My friends, in so many ways, doing a eulogy, making remarks of “Joys and Remembrances” for Callina McNair is an incredibly difficult thing to do. It is difficult because Callina was, is, a dear friend. In so many ways, doing a eulogy, making remarks of “Joys and Remembrances” for Callina McNair is an incredibly easy thing to do. It is easy because Callina was, Callina is, a remarkable human being whose humanity is marked with the finest attributes any person can have: love, compassion, friendship, and selflessness. Callina was, Callina is, a soul with a remarkable, highly developed and profoundly evolved faith, love, and witness for Jesus.
So my task this evening is hard.
So my task this evening is easy.
This evening, I propose to do two things. Actually, I will do three things, but the last thing I’ll do is try to tie the first two things together, and bring them to the beautiful conclusion Callina deserves. First, I will share with you my own personal, pastoral perspective of Callina. Above all, my perspective of Callina is the perspective of a friend. Second, I want to share with you words from other people, words of love for Callina. Callina’s beloved husband, Tim, is a dear soul friend of mine, and Tim is also a tremendous writer. Over the last few days, Tim has shared many precious words with me about his sweet lady, Callina, and I want to share some of Tim’s words with you, and I want to share them, by and large, in Tim’s own gifted words.
First, my words about Callina:
Written on Holy Saturday, March 26, 2016
At Books and Brews Coffee Shop, Hurricane, WV
The piano rested silently in its corner of the sanctuary. We had no one to play it. A couple of people had come and gone. They didn’t stay. The piano rested silently in its corner of the sanctuary, and its silence was deafening when we considered worshiping God without it.
Then, one day, Callina was there. The silent piano started to sing again, and its song was a song of love and praise to God. Before any of us ever really knew the sweet, humble soul at the keys, the short figure sitting on the piano bench, we knew the depth, the quality, the love of each note, each touch from her hands to the ebony and to the ivory.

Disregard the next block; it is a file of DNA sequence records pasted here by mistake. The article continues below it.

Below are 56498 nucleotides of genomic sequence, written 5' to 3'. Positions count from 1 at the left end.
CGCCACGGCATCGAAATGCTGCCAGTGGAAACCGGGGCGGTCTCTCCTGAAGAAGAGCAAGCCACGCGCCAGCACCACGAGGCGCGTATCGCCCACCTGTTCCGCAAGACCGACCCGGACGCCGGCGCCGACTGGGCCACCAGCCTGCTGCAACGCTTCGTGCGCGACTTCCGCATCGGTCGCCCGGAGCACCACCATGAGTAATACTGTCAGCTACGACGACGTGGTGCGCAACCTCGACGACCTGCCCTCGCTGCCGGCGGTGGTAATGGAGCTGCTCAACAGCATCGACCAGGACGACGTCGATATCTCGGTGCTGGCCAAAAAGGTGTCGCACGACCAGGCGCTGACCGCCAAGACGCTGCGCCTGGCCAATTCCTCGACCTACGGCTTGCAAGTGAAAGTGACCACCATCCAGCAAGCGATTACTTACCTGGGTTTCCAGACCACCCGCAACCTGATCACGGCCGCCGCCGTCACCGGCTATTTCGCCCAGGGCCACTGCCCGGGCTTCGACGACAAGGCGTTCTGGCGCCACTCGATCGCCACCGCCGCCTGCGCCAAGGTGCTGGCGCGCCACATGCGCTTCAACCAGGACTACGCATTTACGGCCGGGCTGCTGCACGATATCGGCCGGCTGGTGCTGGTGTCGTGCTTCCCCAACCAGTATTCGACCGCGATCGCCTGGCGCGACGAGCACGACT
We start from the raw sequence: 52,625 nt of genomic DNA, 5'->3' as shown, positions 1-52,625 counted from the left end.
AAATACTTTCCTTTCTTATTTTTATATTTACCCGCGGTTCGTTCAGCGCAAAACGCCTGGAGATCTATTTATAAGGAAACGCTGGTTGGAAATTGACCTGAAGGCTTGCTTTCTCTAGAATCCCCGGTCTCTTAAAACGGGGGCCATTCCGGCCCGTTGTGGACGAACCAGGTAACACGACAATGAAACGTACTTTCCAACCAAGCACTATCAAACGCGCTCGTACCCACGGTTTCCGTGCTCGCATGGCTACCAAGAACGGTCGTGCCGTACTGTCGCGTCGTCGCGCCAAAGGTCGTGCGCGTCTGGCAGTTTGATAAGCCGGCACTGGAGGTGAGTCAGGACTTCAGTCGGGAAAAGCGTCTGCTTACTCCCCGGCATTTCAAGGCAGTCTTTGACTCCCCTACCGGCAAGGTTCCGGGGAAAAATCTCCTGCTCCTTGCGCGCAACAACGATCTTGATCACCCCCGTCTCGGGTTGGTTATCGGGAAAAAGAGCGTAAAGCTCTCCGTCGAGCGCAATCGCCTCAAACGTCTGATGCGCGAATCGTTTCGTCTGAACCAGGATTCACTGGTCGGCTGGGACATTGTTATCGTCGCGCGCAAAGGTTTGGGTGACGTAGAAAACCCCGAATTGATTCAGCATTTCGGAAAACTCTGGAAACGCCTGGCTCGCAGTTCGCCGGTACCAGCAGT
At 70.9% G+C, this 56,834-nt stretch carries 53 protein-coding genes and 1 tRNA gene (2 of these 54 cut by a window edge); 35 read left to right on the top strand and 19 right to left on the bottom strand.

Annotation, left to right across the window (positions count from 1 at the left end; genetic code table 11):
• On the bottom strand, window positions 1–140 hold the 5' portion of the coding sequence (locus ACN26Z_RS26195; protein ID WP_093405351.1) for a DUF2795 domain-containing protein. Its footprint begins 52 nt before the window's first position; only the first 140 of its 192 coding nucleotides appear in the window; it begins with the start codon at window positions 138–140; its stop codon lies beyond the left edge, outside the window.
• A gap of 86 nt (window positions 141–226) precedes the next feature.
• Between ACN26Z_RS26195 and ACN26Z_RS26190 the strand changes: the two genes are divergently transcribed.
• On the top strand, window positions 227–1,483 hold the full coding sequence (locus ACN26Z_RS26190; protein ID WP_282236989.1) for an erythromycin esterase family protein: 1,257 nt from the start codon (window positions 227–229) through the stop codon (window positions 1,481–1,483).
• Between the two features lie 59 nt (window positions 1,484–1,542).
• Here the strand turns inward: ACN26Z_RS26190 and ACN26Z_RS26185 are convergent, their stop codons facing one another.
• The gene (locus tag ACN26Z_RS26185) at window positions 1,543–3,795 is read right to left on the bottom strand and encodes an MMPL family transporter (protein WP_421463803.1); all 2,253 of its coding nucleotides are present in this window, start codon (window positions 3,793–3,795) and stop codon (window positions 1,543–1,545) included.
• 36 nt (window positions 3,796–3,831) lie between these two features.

Our church was large, both in size of the congregation and in the size of the building. I had already served as Associate pastor for nearly two years when Callina came to us. I could still get lost in the building, and I certainly still didn’t know the names of all the 700 members of our congregation.
Somehow, within a short amount of time—months to my years, part time at the church to my full time—Callina found out about people, their gifts and their graces, in a way I simply was not. For instance, Callina found out a man in our church, who silently, faithfully, attended church at the 9:00 service sang beautifully. He sang with the voice of a tenor angel, and no one knew it. No one knew it, because due to a disabling sickness and innate shyness, this gentleman was never going to draw attention to himself by voluntarily joining the choir say, or asking for a special solo. No one knew of this man’s gift of voice and song that is, until Callina and Tim heard him sing from his pew one Sunday morning. When the Spirit led she and Tim to start a men’s gospel group, they recruited this gentleman. He said yes, and he became a part of the community, the family of this church like never before. It wasn’t me, a pastor, or any other pastor, who lifted that man up and gave he and his wife so much hope, it was Callina. In lifting him up, Callina lifted the entire church up because God blessed the entire church with all the voices of all the vocalists in this church, including one man, one man who before Callina was there to listen, and to lift up by asking, simply sat, in silence.
Callina made other voices stand out. She started the Saturday Night Alive Gospel Group (SNAGG), and she always called them “her boys,” until she recruited a couple of ladies, too. Some of Callina’s greatest joys in her fruitful ministry in this church centered around that SNAGG group, watching it blossom and grow beyond the old Saturday night service here, into the Sunday services, as well.
Many times folks who were ill, or folks who were really struggling with something in their lives would receive one of Callina’s Prayer Bears before they received anything else from the church, including a pastoral call. Callina started the “Working Hands, Praying Hearts” ministry. With prayers and lots of love and skill, Callina made 500 of those little bears. She didn’t make them uniform, either, all one-and-the-same. Callina would find some way to make each of those bears unique to whatever the person was going through, or unique to their personality. I still cherish the little NASCAR race car driver Prayer Bear Callina and Tim gave to me once upon a time.
I observed Callina through the lens of friendship.